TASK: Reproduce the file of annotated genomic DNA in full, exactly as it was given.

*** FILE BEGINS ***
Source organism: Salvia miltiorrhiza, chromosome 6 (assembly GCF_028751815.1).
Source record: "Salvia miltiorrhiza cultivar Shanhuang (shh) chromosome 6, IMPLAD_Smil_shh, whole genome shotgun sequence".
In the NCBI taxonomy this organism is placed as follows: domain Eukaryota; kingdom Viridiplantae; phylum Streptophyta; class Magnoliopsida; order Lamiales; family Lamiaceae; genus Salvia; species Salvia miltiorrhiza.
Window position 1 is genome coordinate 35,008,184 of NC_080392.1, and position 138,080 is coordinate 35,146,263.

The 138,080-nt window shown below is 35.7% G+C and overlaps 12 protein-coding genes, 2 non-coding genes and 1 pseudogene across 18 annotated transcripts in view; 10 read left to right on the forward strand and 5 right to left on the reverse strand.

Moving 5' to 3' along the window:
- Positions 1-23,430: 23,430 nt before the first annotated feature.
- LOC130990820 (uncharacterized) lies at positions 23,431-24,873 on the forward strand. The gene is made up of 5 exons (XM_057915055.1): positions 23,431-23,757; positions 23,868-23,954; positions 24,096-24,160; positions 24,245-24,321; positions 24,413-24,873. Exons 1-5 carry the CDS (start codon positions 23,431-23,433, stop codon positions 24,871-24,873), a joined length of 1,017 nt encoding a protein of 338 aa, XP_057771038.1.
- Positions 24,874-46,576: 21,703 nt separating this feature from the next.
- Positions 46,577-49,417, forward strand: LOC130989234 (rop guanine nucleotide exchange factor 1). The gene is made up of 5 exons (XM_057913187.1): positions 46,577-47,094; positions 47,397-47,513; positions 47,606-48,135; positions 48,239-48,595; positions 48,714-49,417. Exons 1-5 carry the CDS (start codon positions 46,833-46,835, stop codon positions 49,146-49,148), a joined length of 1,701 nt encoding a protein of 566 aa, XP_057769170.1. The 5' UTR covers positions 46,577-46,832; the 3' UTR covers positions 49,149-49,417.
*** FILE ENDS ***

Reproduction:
Source organism: Salvia miltiorrhiza, chromosome 6 (assembly GCF_028751815.1).
Source record: "Salvia miltiorrhiza cultivar Shanhuang (shh) chromosome 6, IMPLAD_Smil_shh, whole genome shotgun sequence".
In the NCBI taxonomy this organism is placed as follows: domain Eukaryota; kingdom Viridiplantae; phylum Streptophyta; class Magnoliopsida; order Lamiales; family Lamiaceae; genus Salvia; species Salvia miltiorrhiza.
Window position 1 is genome coordinate 35,008,184 of NC_080392.1, and position 138,080 is coordinate 35,146,263.

The 138,080-nt window shown below is 35.7% G+C and overlaps 12 protein-coding genes, 2 non-coding genes and 1 pseudogene across 18 annotated transcripts in view; 10 read left to right on the forward strand and 5 right to left on the reverse strand.

Moving 5' to 3' along the window:
- Positions 1-23,430: 23,430 nt before the first annotated feature.
- LOC130990820 (uncharacterized) lies at positions 23,431-24,873 on the forward strand. The gene is made up of 5 exons (XM_057915055.1): positions 23,431-23,757; positions 23,868-23,954; positions 24,096-24,160; positions 24,245-24,321; positions 24,413-24,873. Exons 1-5 carry the CDS (start codon positions 23,431-23,433, stop codon positions 24,871-24,873), a joined length of 1,017 nt encoding a protein of 338 aa, XP_057771038.1.
- Positions 24,874-46,576: 21,703 nt separating this feature from the next.
- Positions 46,577-49,417, forward strand: LOC130989234 (rop guanine nucleotide exchange factor 1). The gene is made up of 5 exons (XM_057913187.1): positions 46,577-47,094; positions 47,397-47,513; positions 47,606-48,135; positions 48,239-48,595; positions 48,714-49,417. Exons 1-5 carry the CDS (start codon positions 46,833-46,835, stop codon positions 49,146-49,148), a joined length of 1,701 nt encoding a protein of 566 aa, XP_057769170.1. The 5' UTR covers positions 46,577-46,832; the 3' UTR covers positions 49,149-49,417.